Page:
By Maggie Niu
Childhood hearing loss is a (rapidly) growing epidemic. A study performed by the World Health Organization (WHO) found that 60 percent of childhood hearing loss is preventable. If left untreated, the child can experience many health issues such as delayed language development and academic underachievement as well as social isolation, which can lead to depression, poor self-esteem, and a higher risk of injuries. These are unfortunately just a few of a much larger list of consequences.
The WHO estimates infections account for 31 percent of hearing loss cases. (Genetic and other causes account for 40 percent). Many infections that cause hearing loss can be prevented through vaccinations against such diseases as the mumps, measles, rubella, and meningitis. Although ear infections do not have a direct vaccine, the influenza shot can help in the prevention ear infections, another cause of hearing loss. Only 4 percent of childhood hearing loss is related to the use of ototoxic (toxic to the ear) medicines in expectant mothers and newborns.
To help prevent and care for childhood hearing loss, the WHO suggests these strategies: strengthen the child's immune system through vaccinations; implement better and more wide-spread early-intervention programs; train healthcare providers on how to better care for those with hearing loss; make hearing devices more readily accessible; push for legislation that regulates and restricts the sale of ototoxic medicines and environmental noise as well as implements standards for safe listening; and raise public awareness around the need for ear and hearing healthcare and programs worldwide.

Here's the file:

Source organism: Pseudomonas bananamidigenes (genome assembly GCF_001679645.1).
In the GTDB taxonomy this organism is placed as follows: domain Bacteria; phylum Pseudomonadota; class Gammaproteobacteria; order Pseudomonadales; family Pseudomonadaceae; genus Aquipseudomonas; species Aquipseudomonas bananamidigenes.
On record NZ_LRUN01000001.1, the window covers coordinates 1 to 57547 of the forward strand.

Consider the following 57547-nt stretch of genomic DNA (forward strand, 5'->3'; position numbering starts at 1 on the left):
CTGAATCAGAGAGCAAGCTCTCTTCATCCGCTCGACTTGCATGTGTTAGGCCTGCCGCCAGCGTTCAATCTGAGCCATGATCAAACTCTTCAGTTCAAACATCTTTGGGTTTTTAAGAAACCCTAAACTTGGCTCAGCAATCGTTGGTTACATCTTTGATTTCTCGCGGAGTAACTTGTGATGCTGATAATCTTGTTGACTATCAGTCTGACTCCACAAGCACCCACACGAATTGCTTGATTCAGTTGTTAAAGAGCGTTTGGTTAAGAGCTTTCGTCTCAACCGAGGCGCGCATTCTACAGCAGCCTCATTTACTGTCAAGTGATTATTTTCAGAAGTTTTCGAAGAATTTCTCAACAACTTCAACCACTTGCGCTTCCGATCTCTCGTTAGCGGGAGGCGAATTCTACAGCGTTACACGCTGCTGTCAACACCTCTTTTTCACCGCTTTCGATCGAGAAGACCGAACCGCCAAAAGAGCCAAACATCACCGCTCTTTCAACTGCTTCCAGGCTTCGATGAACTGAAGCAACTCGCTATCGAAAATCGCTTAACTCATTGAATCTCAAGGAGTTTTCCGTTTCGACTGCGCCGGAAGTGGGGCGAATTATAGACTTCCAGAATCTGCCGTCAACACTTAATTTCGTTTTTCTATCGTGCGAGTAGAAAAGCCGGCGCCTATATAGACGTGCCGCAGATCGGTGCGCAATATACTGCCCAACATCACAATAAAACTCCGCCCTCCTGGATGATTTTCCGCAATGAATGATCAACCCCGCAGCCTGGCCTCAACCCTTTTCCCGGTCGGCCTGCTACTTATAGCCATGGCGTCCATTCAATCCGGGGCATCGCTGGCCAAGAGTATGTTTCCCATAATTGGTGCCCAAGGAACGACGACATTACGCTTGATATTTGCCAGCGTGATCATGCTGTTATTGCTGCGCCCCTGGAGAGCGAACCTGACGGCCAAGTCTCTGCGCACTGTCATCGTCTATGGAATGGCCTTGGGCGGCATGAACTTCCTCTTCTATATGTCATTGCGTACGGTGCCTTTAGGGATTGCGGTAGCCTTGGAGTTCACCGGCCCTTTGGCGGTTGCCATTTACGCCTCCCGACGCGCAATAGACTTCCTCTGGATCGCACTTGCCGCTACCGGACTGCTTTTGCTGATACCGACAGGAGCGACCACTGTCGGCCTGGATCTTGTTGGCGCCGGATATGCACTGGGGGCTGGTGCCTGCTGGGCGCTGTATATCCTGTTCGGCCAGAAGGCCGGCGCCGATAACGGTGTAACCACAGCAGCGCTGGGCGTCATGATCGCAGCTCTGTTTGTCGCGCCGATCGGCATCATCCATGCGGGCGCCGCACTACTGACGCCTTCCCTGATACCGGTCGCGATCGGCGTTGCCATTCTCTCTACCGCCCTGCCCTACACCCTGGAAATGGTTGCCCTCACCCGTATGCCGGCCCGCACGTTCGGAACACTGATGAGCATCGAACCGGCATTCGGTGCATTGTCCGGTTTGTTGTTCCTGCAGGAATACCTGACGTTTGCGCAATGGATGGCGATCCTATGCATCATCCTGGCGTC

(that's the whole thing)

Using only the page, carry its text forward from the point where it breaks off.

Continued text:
Preventing hearing loss is a challenging task. However, there are already a few programs in action to help us out. In the U.S., thanks to Universal Newborn Hearing Screening legislation, which HHF was instrumental in establishing, 94 percent of newborns are tested for hearing loss before leaving the hospital, compared with just 5 percent in 1995! There are two tests that are currently available, both are reliable, and they can be used either separately or together. In the optoacoustic emissions test, a soft foam earphone and microphone are placed in the ear. The hearing specialist plays various sounds and measures the response. For the auditory brainstem response test, noninvasive electrodes are placed on the baby's head to detect auditory nerve responses to sounds the hearing specialist plays.
Hearing loss can be devastating for a child as well their family. Not being able to hear can affect all aspects of life, but learning how to prevent and to care for hearing loss can change a child’s life. In addition to the WHO’s “Childhood Hearing Loss: Act Now, Here’s How!”, here are HHF resources on children and hearing loss:
Ages and Stages: A speech-language pathologist discusses the process of verbal communication.
Tips for Hearing Well In the Classroom: Tips on how to work with a child’s teacher to implement a hearing regimen.
Visual Learning, Visual Teaching: Everything in life has a silver lining, even hearing loss.
"Listen to Me, Right Now!": What to do if your child doesn’t respond to repeated entreaties—especially when you’re not facing him or her.
New Beginnings: Advice from parents for parents for how to prepare for the 1st day of school when your child has hearing loss.
The Dangers of iPod Use: Answers to common questions about hearing protection for children and teens.